At 210 inches long and 87 inches tall, Maybach’s off-roader comfortably dwarfs the standard Mercedes G-Class. The extra sheet metal between the axles benefits the passengers riding in the back. The bench seat has been sent back to the parts bin and replaced by a pair of individual, leather-upholstered seats borrowed from the S-Class. They can fully recline and provide a massage; it goes without saying that they’re heated and cooled, too.
A switch on the center console opens and closes the glass partition that separates the front and rear compartments. With the partition closed, the rear occupants travel in a private, relaxing space decked out with its own climate control system, aircraft-style tablets, and high-resolution screens. The soft top is operated electronically at the push of a button.
The G650’s engine bay is home to a twin-turbocharged, 6.0-liter V12 engine that provides 630 horsepower and 737 pound-feet of torque. An automatic transmission sends power to all four wheels, while portal axles shared with the G63 6×6 provide 17 inches of ground clearance. Maybach’s newest model is as capable off-road as it is luxurious.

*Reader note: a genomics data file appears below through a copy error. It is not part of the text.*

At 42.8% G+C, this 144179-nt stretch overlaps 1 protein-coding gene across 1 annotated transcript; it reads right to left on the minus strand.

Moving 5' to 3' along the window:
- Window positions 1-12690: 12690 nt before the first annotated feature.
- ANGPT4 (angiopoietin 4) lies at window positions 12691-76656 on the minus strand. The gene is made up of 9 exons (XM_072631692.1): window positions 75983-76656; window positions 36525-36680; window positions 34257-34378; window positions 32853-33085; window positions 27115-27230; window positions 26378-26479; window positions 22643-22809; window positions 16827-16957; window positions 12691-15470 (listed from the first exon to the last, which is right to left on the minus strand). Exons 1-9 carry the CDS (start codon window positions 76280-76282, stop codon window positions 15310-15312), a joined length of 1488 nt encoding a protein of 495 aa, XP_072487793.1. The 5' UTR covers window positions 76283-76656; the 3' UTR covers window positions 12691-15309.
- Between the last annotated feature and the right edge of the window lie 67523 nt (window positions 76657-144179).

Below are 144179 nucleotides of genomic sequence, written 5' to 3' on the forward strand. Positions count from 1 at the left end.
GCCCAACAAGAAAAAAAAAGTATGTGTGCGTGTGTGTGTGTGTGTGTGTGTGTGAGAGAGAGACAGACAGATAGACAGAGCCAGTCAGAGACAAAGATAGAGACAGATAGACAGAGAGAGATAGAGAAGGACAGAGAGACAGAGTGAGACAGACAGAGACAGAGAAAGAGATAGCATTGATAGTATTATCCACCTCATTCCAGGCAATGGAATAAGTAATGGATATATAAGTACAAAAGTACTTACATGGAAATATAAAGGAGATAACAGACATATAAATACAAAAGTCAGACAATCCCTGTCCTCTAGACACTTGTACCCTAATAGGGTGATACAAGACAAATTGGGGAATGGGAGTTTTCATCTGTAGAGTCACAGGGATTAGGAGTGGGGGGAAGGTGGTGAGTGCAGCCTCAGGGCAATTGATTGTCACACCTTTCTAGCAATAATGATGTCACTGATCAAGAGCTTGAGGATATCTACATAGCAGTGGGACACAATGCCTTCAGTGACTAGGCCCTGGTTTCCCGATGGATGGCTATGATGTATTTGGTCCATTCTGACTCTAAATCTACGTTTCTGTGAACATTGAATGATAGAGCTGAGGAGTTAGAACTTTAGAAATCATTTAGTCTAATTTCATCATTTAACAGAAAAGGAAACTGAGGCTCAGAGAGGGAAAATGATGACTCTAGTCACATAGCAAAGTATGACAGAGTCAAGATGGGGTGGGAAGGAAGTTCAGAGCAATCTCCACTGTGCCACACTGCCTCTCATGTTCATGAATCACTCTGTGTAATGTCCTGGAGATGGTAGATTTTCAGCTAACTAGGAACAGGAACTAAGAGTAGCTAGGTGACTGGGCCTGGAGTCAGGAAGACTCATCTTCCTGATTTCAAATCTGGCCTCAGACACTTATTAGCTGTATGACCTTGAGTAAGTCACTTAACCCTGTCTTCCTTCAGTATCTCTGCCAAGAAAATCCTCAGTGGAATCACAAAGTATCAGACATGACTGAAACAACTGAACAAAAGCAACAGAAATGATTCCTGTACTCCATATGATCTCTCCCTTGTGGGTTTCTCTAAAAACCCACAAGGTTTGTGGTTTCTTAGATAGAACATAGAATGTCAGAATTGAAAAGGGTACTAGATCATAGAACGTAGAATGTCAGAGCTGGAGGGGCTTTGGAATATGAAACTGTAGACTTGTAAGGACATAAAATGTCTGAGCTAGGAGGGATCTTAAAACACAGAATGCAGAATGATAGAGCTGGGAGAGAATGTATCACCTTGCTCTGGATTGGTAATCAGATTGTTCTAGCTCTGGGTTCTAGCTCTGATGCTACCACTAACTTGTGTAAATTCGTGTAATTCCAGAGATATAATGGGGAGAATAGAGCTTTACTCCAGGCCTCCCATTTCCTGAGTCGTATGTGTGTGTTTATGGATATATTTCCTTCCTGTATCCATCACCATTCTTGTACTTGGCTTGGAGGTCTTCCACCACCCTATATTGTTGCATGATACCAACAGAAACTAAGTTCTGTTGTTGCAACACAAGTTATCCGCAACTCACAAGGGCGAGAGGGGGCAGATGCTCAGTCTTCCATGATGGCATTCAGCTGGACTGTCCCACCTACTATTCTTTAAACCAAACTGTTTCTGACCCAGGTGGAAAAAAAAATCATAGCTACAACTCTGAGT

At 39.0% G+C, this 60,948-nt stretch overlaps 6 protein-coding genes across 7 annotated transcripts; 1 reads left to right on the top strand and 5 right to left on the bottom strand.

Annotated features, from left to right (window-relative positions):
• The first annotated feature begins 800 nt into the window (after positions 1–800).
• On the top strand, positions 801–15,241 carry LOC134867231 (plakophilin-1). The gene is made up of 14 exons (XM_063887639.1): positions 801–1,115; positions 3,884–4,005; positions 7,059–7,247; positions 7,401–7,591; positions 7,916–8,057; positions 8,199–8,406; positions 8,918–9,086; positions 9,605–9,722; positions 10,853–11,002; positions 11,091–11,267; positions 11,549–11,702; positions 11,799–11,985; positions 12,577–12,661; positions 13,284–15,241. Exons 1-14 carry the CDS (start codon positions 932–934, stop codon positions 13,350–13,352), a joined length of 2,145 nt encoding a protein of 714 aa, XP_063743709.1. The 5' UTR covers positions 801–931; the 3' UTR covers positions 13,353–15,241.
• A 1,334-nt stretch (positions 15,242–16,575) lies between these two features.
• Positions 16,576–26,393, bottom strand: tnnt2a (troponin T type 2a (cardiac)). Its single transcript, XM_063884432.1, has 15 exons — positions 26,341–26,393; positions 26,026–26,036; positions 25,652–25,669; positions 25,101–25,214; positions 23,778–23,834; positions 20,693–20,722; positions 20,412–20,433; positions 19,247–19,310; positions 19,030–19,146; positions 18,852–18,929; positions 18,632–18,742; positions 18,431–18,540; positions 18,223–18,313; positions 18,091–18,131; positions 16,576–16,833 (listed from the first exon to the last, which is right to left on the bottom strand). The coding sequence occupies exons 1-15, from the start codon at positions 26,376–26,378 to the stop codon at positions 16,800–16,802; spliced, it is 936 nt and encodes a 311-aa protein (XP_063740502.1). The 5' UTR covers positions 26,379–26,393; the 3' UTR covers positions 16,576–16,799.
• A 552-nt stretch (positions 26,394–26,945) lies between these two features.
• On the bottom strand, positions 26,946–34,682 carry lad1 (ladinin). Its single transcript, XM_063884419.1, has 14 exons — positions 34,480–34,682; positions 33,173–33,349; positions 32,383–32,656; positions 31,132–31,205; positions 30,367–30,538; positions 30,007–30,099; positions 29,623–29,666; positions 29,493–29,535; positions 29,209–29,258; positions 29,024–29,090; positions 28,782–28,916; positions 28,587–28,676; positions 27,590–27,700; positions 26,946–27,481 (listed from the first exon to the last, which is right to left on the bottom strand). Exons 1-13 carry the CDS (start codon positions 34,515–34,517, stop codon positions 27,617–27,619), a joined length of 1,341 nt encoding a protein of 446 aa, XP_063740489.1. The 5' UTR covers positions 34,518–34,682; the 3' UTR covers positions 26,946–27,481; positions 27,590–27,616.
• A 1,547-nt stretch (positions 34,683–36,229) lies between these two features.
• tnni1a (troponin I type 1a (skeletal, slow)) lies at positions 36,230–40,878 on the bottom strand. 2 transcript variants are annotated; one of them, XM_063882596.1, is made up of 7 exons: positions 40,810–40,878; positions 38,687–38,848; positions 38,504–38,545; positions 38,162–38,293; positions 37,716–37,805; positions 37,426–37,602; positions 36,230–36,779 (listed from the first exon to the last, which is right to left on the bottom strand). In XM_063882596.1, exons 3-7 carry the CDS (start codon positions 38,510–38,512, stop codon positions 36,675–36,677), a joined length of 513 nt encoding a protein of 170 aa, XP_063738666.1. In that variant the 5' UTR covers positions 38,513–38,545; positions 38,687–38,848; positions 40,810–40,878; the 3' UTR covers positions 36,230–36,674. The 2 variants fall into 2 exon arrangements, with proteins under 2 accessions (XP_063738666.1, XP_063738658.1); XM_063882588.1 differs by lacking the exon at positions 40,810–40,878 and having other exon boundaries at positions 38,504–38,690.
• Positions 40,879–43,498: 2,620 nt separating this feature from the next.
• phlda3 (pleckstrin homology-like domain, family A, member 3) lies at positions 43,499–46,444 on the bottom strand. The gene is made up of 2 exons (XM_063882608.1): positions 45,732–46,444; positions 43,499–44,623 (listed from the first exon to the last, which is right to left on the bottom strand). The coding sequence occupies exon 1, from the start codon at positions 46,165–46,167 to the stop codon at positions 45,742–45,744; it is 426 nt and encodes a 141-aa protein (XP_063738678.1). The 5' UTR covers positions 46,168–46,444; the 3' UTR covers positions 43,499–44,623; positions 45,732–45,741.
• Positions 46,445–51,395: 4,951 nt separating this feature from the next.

The G650 Landaulet isn’t a one-off model commissioned by a rich collector — 99 examples will be built by Magna-Steyr in Graz, Austria, alongside the regular G-Class. Pricing hasn’t been released yet, but don’t be surprised if it costs $500,000 or more before taxes and options are factored in. Act fast if you want one — odds are at least a handful of examples have already been spoken for.
There’s a reason for the near-decadent level of opulence. The G650 is Mercedes’ unique way of sending off the current 463-series G, which has been in continuous production since 1990. A brand-new model is expected to debut before the end of the year. It will look largely the same as the G we’ve come to know and love, but it will be markedly more modern under the skin.